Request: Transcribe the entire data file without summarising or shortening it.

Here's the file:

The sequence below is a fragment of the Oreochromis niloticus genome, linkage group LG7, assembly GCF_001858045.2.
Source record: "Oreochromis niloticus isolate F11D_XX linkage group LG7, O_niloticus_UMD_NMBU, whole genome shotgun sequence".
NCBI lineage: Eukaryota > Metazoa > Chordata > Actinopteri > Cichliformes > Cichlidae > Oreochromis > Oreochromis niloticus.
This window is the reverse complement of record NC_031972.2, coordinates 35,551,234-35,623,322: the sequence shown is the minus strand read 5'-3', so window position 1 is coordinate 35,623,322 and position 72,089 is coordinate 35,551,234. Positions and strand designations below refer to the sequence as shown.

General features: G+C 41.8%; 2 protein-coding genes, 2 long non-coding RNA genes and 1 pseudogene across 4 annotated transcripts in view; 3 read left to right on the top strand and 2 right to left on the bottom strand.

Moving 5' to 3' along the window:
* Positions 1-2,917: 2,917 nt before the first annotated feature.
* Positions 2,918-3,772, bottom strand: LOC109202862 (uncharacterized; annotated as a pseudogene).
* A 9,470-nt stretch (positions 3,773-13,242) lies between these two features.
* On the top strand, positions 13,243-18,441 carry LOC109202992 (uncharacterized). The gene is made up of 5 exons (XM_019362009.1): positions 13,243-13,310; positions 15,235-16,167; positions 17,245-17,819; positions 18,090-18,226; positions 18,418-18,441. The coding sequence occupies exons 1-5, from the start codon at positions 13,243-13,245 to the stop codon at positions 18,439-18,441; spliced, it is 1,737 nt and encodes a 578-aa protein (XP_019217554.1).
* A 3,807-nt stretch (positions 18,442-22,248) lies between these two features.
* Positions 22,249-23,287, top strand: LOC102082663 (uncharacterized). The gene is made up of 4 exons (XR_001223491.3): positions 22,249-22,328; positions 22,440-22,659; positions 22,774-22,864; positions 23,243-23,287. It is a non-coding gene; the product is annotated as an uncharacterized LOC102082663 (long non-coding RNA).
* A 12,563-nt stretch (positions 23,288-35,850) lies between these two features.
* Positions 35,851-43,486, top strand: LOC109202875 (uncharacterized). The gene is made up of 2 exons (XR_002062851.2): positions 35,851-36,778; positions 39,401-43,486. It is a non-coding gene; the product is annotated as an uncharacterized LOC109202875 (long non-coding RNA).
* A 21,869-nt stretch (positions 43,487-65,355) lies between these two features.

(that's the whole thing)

The sequence below is a fragment of the Oreochromis niloticus genome, linkage group LG7, assembly GCF_001858045.2.
Source record: "Oreochromis niloticus isolate F11D_XX linkage group LG7, O_niloticus_UMD_NMBU, whole genome shotgun sequence".
NCBI lineage: Eukaryota > Metazoa > Chordata > Actinopteri > Cichliformes > Cichlidae > Oreochromis > Oreochromis niloticus.
This window is the reverse complement of record NC_031972.2, coordinates 35,551,234-35,623,322: the sequence shown is the minus strand read 5'-3', so window position 1 is coordinate 35,623,322 and position 72,089 is coordinate 35,551,234. Positions and strand designations below refer to the sequence as shown.

General features: G+C 41.8%; 2 protein-coding genes, 2 long non-coding RNA genes and 1 pseudogene across 4 annotated transcripts in view; 3 read left to right on the top strand and 2 right to left on the bottom strand.

Moving 5' to 3' along the window:
* Positions 1-2,917: 2,917 nt before the first annotated feature.
* Positions 2,918-3,772, bottom strand: LOC109202862 (uncharacterized; annotated as a pseudogene).
* A 9,470-nt stretch (positions 3,773-13,242) lies between these two features.
* On the top strand, positions 13,243-18,441 carry LOC109202992 (uncharacterized). The gene is made up of 5 exons (XM_019362009.1): positions 13,243-13,310; positions 15,235-16,167; positions 17,245-17,819; positions 18,090-18,226; positions 18,418-18,441. The coding sequence occupies exons 1-5, from the start codon at positions 13,243-13,245 to the stop codon at positions 18,439-18,441; spliced, it is 1,737 nt and encodes a 578-aa protein (XP_019217554.1).
* A 3,807-nt stretch (positions 18,442-22,248) lies between these two features.
* Positions 22,249-23,287, top strand: LOC102082663 (uncharacterized). The gene is made up of 4 exons (XR_001223491.3): positions 22,249-22,328; positions 22,440-22,659; positions 22,774-22,864; positions 23,243-23,287. It is a non-coding gene; the product is annotated as an uncharacterized LOC102082663 (long non-coding RNA).
* A 12,563-nt stretch (positions 23,288-35,850) lies between these two features.
* Positions 35,851-43,486, top strand: LOC109202875 (uncharacterized). The gene is made up of 2 exons (XR_002062851.2): positions 35,851-36,778; positions 39,401-43,486. It is a non-coding gene; the product is annotated as an uncharacterized LOC109202875 (long non-coding RNA).
* A 21,869-nt stretch (positions 43,487-65,355) lies between these two features.